Maurita Howarth, former DPS criminalist, testified that in 1987 she was asked to perform forensic serology analysis on hair and fluid samples belonging to Jack Shadbolt. On February 25, 1987, Howarth received five separate evidence submissions from Rossi of hair and fluid samples belonging to Jack Shadbolt including a tube of blood, a saliva sample, and four hair samples. Of the latter, two were pulled known hairs and tow were combings of loose hairs.
On the following day, Howarth received for analysis a fitted sheet, a flat sheet, a pillow and pillowcase, fingernail scrapings from Michelle as well as a pulled pubic hair and a pulled head hair sample, a packet marked foreign body material, and six cigarette butts. While Howarth tested the bed sheet provided, she testified that the testing was solely for the presence of semen. There was none! No other testing of the sheet was undertaken.
On March 5, 1987, Howarth received for analysis additional samples recovered from Michelle in the course of the performance of her autopsy, including a blood sample, vaginal, oral and anal swabs. Additionally, on March 12, 1987, Howarth received a sample from a stain from a knife, a sample of a stain from a piece of trophy, a control sample, a vial of hair from a knife, and from the wall of Michelle’s dining room area and a scaping from the face of the bathroom vanity. All of these items were analyzed for body fluids to determine some of the genetic markers that might have been present.
Howarth determined that the blood sample from Jack Shadbolt revealed that he was a “secretor”. While Howarth’s analysis of the anal swab from Michelle revealed the presence of semen, Howarth determined that the semen was that of a “nonsecretor” and/or was in insufficient quantity to be tested for genetic markers. Howarth also determined that there was no semen on the oral swab taken from Michelle. Nor was any semen detected on the vaginal swab or the bedspread.
Howarth’s analysis of fingernail scrapings from the complainant and scrapings from a knife, trophy, and sample from the bathroom sink, respectively, revealed the presence of human blood. However, a vaginal swab from complainant was found to be inconclusive for the presence of human blood.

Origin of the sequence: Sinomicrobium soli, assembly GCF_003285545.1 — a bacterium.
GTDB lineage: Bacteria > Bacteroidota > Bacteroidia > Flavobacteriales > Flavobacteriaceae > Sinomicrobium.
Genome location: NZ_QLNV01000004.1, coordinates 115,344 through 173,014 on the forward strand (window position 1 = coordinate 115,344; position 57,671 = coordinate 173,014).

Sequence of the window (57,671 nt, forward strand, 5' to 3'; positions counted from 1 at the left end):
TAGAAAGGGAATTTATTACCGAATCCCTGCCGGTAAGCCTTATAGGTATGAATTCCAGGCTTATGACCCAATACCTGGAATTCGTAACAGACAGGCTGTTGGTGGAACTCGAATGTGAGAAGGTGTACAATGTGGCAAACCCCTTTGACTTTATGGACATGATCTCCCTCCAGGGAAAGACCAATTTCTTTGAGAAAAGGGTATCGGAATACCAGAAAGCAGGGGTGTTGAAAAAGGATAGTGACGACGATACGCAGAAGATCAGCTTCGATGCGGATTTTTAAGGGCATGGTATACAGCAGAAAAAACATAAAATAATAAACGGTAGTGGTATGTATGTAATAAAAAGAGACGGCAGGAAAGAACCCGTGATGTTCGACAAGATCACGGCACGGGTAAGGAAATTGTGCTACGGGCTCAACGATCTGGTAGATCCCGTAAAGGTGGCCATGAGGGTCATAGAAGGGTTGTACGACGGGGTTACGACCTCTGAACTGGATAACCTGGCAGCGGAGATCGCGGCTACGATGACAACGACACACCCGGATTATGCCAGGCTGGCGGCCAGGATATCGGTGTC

On cross-examination, Howarth admitted that while she had undertaken comparison of Jack Shadbolt’s blood, semen, etc., with samples from other known individuals. Moreover, her analysis above “did not exclude Jack Shadbolt as a contributor to what was found on the anal swab.” Howarth also noted that while the analysis of Michelle’s fingernail scrapings revealed the presence of hairs, no analysis was undertaken to determine who the possible contributor might have been.
Randy Schield, HCSD, Identification Division, testified that on February 14, 1987, he was dispatched to collect evidence in this case. Schield photographed the scene and collected evidence, including a vacuum cleaner, one trophy, one pair of purple shorts, one knife located under the shorts, a button, several pieces of crumpled paper, one pair of panties lying under Michelle, one pair of panties from the couch, one handwritten note from the bathroom, a sheet and blankets from the bedroom, and some clothing from the floor next to the bed. Schield documented the scene and collected some of the blood evidence.